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Palladium Price Surge Ahead? Russia-Ukraine Crisis Stokes Supply Risks

Palladium Price Surge Ahead? Russia-Ukraine Crisis Stokes Supply Risks

Dimitri Zabelin, Analyst


What's on this page


  • Russia-Ukraine tensions continue to escalate - will sanctions be imposed?
  • Eastern European giant is the largest producer and exporter of palladium
  • XPD/USD is up over 20% YTD - are markets overpricing future demand?

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Palladium prices could be set to extend their rise if tensions between Russia and the US over Ukraine continue to stoke supply disruption fears. The Eastern European giant is the largest producer and exporter of the precious metal. Its popularity in the past 30 years has been supported by its use in catalytic converters to filter toxic emissions into less poisonous fumes.

Not entirely by coincidence, rising car sales in China as a result of its growing middle class has fueled demand for palladium. While platinum has also risen as a result of its use in diesel engine catalytic converters, the greater demand for gasoline-powered automobiles (which use palladium) has pushed the precious metal comparatively higher.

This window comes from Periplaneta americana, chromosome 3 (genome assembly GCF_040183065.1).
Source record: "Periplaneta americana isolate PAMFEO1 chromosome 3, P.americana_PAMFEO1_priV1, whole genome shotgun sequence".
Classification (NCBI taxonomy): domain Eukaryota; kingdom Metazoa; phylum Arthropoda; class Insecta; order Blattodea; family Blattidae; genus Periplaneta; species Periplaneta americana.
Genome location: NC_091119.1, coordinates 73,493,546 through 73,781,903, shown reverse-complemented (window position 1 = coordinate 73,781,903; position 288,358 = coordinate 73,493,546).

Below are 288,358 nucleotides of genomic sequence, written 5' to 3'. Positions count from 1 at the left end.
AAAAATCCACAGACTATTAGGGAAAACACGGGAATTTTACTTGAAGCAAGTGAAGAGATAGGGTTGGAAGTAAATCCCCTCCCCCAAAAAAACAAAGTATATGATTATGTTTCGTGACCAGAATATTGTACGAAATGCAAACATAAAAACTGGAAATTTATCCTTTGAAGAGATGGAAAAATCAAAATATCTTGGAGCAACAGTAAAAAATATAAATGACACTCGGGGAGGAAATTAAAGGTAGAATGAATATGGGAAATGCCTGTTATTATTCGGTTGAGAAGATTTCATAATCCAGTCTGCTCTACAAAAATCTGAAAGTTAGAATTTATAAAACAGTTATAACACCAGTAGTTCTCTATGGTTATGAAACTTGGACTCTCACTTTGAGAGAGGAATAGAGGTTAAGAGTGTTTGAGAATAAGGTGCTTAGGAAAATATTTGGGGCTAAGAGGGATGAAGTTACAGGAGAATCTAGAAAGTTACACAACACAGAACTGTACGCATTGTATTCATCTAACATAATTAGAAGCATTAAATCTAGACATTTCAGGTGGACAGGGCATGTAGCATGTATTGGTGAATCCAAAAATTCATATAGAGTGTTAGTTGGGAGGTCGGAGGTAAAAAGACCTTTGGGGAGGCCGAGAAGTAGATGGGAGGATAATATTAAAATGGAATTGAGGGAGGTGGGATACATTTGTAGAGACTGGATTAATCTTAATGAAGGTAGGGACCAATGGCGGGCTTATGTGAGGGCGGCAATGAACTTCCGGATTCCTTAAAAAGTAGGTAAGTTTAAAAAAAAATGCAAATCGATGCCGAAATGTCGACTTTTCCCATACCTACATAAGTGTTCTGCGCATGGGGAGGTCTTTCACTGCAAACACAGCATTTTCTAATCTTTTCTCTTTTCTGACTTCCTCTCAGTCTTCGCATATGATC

Adding to the rise from rebounding Chinese growth - as part of a broader global trend of resurgent demand - is the complicated palladium supply chain. The precious metal is often a by-product of the extraction of another metal - typically nickel. Consequently, a process of separation and purification needs to take place before it is ready to be distributed.

This supply lag has underpinned prices for decades now, playing a key role in stoking volatility. The disruption from COVID-19 and resurgent growth combined with rising geopolitical tension with Russia has led to steep backwardation. That is when prices for spot palladium are higher than those in the futures markets, speaking to robust near-term demand.

Combining structural factors and exogenous forces, the bullish case for palladium appears to be strong. Tension with Russia over the long term may be relatively inconsequential to the trajectory of the precious metal. In the short term however, traders may be positioning themselves to respond to the geopolitical landscape.

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Conflicting reports have emerged about what is happening at the Ukrainian border. Moscow’s claims of troop withdrawal buoyed sentimentinitially, but hopes for de-escalation were quickly dashed amid reports and comments from officials indicating a different reality on the ground. US Secretary of State Antony Blinken offered a rather morose assessment:

“Unfortunately, there’s a difference between what Russia says and what it does, and what we’re seeing is no meaningful pullback…On the contrary, we continue to see forces, especially forces that would be in the vanguard of any renewed aggression against Ukraine, continuing to be at the border, to mass at the border”.